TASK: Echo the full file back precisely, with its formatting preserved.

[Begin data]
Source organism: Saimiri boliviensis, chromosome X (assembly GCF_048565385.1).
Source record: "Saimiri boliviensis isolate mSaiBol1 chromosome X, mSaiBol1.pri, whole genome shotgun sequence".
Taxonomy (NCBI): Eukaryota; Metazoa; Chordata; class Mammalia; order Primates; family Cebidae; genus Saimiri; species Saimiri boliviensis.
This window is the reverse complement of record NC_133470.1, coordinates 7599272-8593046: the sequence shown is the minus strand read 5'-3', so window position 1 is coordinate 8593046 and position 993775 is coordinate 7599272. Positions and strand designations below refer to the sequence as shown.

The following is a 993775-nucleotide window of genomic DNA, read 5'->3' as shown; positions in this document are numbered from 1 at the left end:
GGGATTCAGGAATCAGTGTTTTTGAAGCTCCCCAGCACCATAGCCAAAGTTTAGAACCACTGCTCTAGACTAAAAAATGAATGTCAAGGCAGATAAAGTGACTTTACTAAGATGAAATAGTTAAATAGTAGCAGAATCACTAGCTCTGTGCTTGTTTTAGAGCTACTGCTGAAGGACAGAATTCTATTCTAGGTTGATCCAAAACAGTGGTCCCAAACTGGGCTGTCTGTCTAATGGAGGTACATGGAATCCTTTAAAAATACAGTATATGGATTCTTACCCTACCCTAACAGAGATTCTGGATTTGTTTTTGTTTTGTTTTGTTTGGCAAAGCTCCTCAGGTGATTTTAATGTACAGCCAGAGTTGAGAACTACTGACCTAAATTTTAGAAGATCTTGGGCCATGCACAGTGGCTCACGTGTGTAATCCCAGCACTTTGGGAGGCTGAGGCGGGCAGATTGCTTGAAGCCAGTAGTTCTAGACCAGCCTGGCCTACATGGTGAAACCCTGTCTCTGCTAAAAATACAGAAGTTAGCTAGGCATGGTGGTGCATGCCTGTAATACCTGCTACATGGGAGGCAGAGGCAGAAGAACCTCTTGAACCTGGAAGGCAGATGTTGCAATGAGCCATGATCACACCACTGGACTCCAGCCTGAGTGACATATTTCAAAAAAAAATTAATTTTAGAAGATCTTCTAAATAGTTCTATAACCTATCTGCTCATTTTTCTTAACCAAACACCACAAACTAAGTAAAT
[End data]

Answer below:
Source organism: Saimiri boliviensis, chromosome X (assembly GCF_048565385.1).
Source record: "Saimiri boliviensis isolate mSaiBol1 chromosome X, mSaiBol1.pri, whole genome shotgun sequence".
Taxonomy (NCBI): Eukaryota; Metazoa; Chordata; class Mammalia; order Primates; family Cebidae; genus Saimiri; species Saimiri boliviensis.
This window is the reverse complement of record NC_133470.1, coordinates 7599272-8593046: the sequence shown is the minus strand read 5'-3', so window position 1 is coordinate 8593046 and position 993775 is coordinate 7599272. Positions and strand designations below refer to the sequence as shown.

The following is a 993775-nucleotide window of genomic DNA, read 5'->3' as shown; positions in this document are numbered from 1 at the left end:
GGGATTCAGGAATCAGTGTTTTTGAAGCTCCCCAGCACCATAGCCAAAGTTTAGAACCACTGCTCTAGACTAAAAAATGAATGTCAAGGCAGATAAAGTGACTTTACTAAGATGAAATAGTTAAATAGTAGCAGAATCACTAGCTCTGTGCTTGTTTTAGAGCTACTGCTGAAGGACAGAATTCTATTCTAGGTTGATCCAAAACAGTGGTCCCAAACTGGGCTGTCTGTCTAATGGAGGTACATGGAATCCTTTAAAAATACAGTATATGGATTCTTACCCTACCCTAACAGAGATTCTGGATTTGTTTTTGTTTTGTTTTGTTTGGCAAAGCTCCTCAGGTGATTTTAATGTACAGCCAGAGTTGAGAACTACTGACCTAAATTTTAGAAGATCTTGGGCCATGCACAGTGGCTCACGTGTGTAATCCCAGCACTTTGGGAGGCTGAGGCGGGCAGATTGCTTGAAGCCAGTAGTTCTAGACCAGCCTGGCCTACATGGTGAAACCCTGTCTCTGCTAAAAATACAGAAGTTAGCTAGGCATGGTGGTGCATGCCTGTAATACCTGCTACATGGGAGGCAGAGGCAGAAGAACCTCTTGAACCTGGAAGGCAGATGTTGCAATGAGCCATGATCACACCACTGGACTCCAGCCTGAGTGACATATTTCAAAAAAAAATTAATTTTAGAAGATCTTCTAAATAGTTCTATAACCTATCTGCTCATTTTTCTTAACCAAACACCACAAACTAAGTAAAT